Columbia has several brands, including Sorel boots. The company also has become less dependent on weather-focused sales while still maintaining its leadership in cold weather gear. Cramer said a year ago Columbia "crushed sales expectations" given its efforts to diversify its business. "COLM left other retailers in the dust."

And the retail giant uses non-traditional channels to sell its products. Columbia has a strong e-commerce business.

And the recent East Coast storm could give a boost to the company. Columbia "doesn't need big blizzards to do well - but it doesn't hurt," Cramer said.

More Pain Ahead for Etsy

Cramer said he isn't a fan of online crafts site Etsy (NASDAQ:ETSY).

The stock soared to $30 on its first day of trading last April. Since then, Etsy has crated to around $7.25 a share.

Cramer said of this broken business, "I don't see a path to profitability, and I don't think Etsy particularly cares about profitability." Decelerating revenue growth and skyrocketing expenses aren't helping the company. And a strong dollar presented a strong headwind for international operations.

Bulls thought Etsy could become a "baby Amazon (NASDAQ:AMZN)," an e-commerce disruptor. But "bulls should worry about Amazon competing against Etsy," said Cramer. That has happened - Amazon now offers hand-crafted products.

"When Amazon has you its cross hairs you need to be more careful," Cramer said.

The IPO timing last spring "was lucky," Cramer said, hitting just before IPO market's peak last summer. The company raised about $200 million from its IPO. Cramer said if the company went public today, it may only raise about half that amount.

The Mad Money host said he predicts "more pain" for the online retailer.

What's Next for Oil?

Oil fell in Monday trading, tumbling to around $29.80. Cramer said investors should look beyond the one-day action and review Friday's strong rebound for crude, which jumped more than 9% to $32.25 a barrel.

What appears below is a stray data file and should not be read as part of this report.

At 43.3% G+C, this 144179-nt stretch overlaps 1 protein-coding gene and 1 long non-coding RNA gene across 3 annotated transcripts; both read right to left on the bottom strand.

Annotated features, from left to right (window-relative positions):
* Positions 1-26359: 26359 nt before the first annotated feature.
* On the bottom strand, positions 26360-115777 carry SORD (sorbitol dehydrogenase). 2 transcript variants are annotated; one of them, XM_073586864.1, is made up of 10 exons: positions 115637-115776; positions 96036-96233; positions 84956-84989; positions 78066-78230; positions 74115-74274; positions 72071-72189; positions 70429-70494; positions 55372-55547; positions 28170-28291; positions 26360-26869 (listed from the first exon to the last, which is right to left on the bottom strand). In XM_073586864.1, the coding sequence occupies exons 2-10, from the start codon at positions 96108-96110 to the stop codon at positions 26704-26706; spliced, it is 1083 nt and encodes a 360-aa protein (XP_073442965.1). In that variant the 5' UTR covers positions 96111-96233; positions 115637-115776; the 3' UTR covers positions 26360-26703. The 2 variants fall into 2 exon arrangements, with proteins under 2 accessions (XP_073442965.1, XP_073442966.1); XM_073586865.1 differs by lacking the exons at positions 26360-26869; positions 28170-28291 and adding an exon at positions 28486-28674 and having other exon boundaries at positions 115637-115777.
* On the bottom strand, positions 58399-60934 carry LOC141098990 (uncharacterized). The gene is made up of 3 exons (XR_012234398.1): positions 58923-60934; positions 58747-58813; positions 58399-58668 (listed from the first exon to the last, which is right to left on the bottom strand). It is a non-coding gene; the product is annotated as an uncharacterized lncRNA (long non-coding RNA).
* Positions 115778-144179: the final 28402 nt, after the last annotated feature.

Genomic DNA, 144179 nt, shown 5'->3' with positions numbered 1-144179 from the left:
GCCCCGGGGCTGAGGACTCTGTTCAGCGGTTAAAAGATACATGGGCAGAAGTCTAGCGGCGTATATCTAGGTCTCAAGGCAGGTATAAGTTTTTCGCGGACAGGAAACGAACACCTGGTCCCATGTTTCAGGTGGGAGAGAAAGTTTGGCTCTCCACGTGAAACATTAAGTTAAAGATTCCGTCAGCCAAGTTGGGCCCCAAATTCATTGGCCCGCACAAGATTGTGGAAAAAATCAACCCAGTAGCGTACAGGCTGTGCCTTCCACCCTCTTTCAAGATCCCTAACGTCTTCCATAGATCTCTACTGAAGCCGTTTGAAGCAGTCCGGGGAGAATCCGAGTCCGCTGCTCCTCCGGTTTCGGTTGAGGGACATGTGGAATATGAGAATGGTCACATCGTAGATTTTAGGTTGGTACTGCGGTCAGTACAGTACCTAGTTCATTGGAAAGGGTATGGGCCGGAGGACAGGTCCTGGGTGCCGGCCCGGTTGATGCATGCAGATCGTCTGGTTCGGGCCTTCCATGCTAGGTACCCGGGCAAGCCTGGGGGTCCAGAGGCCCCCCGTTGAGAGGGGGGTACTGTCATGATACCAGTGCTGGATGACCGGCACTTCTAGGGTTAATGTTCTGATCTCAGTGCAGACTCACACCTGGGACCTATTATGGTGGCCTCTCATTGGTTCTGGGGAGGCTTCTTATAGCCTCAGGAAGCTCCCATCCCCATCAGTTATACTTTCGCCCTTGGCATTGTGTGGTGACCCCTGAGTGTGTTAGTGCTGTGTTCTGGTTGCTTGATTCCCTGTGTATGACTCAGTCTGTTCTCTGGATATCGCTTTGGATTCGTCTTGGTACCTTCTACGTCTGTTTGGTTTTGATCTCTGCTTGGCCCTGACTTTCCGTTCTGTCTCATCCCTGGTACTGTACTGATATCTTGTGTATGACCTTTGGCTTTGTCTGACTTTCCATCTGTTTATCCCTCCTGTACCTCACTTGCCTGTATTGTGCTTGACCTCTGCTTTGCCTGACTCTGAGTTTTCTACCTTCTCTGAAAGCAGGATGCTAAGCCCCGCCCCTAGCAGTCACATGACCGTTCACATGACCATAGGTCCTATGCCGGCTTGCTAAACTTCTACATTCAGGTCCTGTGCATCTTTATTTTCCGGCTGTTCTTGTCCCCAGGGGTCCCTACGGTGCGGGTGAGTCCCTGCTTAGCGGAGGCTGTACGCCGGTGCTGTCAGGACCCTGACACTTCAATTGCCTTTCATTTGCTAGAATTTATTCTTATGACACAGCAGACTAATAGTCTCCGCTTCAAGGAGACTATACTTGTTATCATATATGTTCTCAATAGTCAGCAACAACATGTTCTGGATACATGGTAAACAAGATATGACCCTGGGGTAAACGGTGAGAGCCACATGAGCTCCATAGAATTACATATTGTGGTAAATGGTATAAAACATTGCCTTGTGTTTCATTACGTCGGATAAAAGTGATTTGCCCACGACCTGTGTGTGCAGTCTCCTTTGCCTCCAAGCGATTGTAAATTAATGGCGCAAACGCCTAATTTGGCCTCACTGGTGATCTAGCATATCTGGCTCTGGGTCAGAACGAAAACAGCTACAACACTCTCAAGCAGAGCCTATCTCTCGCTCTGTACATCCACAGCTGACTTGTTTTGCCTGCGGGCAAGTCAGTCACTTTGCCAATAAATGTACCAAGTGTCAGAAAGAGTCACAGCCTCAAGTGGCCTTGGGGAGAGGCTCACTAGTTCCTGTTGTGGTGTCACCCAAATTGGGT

Are we seeing a bottom for oil?

The Mad Money host said the $25-$26 level may turn out to be a decent place for oil to settle, and could possibly be a floor. He cited comments from Schlumberger (NYSE:SLB) CEO Paal Kibsgaard, who said, "We still believe that the underlying balance of supply and demand continues to tighten, driven by both solid growth in demand and by weakening supply as the dramatic cuts in E&P investments are starting to take effect."

Cramer said Kibsgaard's comments "carry a tremendous amount of weight." Demand is still strong. And while 2016 will continue to be volatile for the commodity, and the low-price environment will be painful for smaller oil and gas companies, are some considering a slight rebound for oil this year?

Cramer said he's not suggesting investors go long oil stocks. "Absolutely not." But a lot of the damage may have been done to the sector.

Viewer Calls Taken by Cramer:

SunEdison (SUNE): Cramer said instead go with his pick in the sector - FirstSolar (NASDAQ:FSLR).

Whole Foods (WFM): The stock saw a downgrade Monday. "The stock is very cheap but there are a ton of cheap stocks," Cramer said. He suggested taking a half position if the stock trades to $25-$26.

Time Warner (NYSE:TWX): Cramer said he would not recommend the stock "on a takeover basis." He said buy Time Warner due to its strong management, "fabulous earnings" and stock buybacks.

Morgan Stanley (NYSE:MS): Cramer said the market has "turned on the financials. That is shocking." The group "is in a world of hurt." Avoid.

Nordstrom (NYSE:JWN): "Nordstrom is very cheap." Cramer said he wouldn't fight someone on the long-term potential, "but on the short term questions remain."

Skechers (NYSE:SKX): Cramer said he would consider the stock "over the long term." He added that shares may have "a little more downside."